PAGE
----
Wearables Week In Review

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Week In Review

Amazon launches Halo View

Amazon has upped its game in the activity tracker market, launching the Halo View. That’s an upgrade of sorts from Amazon’s original Halo tracker in that the new one has a screen to show you your stats (the original Halo tracker was more of a smart strap with no screen). The screen is key: our research shows that glanceable data (without reaching for a smartphone) is important to maintaining a bond between the tracker (or watch) and wearer and without the screen, abandonment increases. Amazon has a bit of a trick up its sleeve to further reduce churn: the new tracker (priced at $79.99) comes with one year of Halo Fitness, which offers interactive cardio, strength, yoga, outdoor and mobility classes (similar to Apple Fitness+)

The NPD Take:

  • The screen is key to driving a bond with the owner, but the downside is that Amazon’s new fitness device looks like every other product in the market.
  • The activity tracker market is losing its momentum. We are seeing ownership numbers decline as consumers either give up on the product, or switch over to a smartwatch. The trackers that buck this trend will be advanced-sensor products (Amazon fits that category) and elegant, stylish products (not so much).

My own private cinema

Nreal has announced its new Nreal Air smartglasses, the company’s second generation of glasses (the first being the Nreal Light specs). Unlike other forays into the “smart” glasses market, Nreal’s product does not have cameras. Rather this is inward-facing product, designed to let its wearers stream video in the privacy of their own tiny (internal) cinema. Or not so tiny as it turns out, as the glasses have dual micro OLED displays, which simulate a 201 inch display at 6 meters distance, and a refresh rate of 90HZ.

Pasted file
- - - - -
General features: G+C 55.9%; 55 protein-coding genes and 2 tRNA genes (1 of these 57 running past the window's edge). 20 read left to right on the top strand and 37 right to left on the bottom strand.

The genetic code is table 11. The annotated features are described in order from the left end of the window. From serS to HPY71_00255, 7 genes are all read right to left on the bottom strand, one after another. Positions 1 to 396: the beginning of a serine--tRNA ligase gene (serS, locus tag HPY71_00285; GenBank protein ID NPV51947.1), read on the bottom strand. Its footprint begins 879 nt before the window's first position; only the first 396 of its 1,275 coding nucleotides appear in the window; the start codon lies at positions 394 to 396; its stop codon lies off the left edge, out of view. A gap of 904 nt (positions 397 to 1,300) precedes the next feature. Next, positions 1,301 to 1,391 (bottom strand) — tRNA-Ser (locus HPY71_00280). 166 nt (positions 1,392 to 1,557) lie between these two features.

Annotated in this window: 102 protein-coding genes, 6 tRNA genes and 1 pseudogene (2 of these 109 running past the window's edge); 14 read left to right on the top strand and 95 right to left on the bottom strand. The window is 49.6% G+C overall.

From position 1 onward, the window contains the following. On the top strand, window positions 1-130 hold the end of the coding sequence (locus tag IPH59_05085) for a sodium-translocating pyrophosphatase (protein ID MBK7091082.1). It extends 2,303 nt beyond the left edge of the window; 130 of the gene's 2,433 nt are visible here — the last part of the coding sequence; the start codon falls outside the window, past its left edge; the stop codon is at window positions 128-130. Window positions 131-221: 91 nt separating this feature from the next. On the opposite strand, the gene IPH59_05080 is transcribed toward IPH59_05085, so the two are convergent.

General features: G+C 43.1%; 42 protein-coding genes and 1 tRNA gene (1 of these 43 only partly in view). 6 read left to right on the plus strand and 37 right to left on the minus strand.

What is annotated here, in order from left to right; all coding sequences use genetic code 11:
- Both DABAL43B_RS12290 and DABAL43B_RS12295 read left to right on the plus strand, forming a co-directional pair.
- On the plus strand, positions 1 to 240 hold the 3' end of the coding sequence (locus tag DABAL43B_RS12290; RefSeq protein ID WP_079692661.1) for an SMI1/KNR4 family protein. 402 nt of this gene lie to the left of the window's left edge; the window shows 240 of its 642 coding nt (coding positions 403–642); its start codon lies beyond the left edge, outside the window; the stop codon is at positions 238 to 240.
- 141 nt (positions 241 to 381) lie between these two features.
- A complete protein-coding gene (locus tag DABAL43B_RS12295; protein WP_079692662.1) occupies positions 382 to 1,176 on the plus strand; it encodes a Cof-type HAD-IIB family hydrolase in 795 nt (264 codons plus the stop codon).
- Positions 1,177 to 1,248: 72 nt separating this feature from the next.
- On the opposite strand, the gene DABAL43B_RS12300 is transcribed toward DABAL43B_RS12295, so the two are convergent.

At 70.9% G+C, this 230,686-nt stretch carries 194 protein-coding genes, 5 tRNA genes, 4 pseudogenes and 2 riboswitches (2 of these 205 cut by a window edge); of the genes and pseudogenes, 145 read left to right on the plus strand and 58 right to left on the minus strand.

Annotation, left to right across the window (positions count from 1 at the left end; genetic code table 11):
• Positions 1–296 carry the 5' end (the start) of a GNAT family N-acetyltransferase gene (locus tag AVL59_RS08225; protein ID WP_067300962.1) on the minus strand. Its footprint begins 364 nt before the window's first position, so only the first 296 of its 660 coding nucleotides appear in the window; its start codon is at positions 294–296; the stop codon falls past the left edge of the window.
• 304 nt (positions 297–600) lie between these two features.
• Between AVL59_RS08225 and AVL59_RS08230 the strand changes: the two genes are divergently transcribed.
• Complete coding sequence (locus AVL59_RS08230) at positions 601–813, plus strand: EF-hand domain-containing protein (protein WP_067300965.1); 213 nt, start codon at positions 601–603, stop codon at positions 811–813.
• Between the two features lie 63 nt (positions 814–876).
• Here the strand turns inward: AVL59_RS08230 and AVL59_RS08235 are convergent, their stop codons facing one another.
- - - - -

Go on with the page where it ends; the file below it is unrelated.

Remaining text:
The NPD Take:

  • It’s an interesting concept and could be very appealing for commuters (particularly those of us stuck on long flights). Is that enough of a market? Perhaps as a good starting point and it would be worth retailing them at airports with that in mind.
  • It is not clear if the new Air glasses have a microphone, which means no voice commands. That helps limit the weight of the device, of course, but makes the product slightly more clunky to use, perhaps. There again, remember the use case: these are not for walking around in, but rather for an immersive, forget-where-you-really-are experience.
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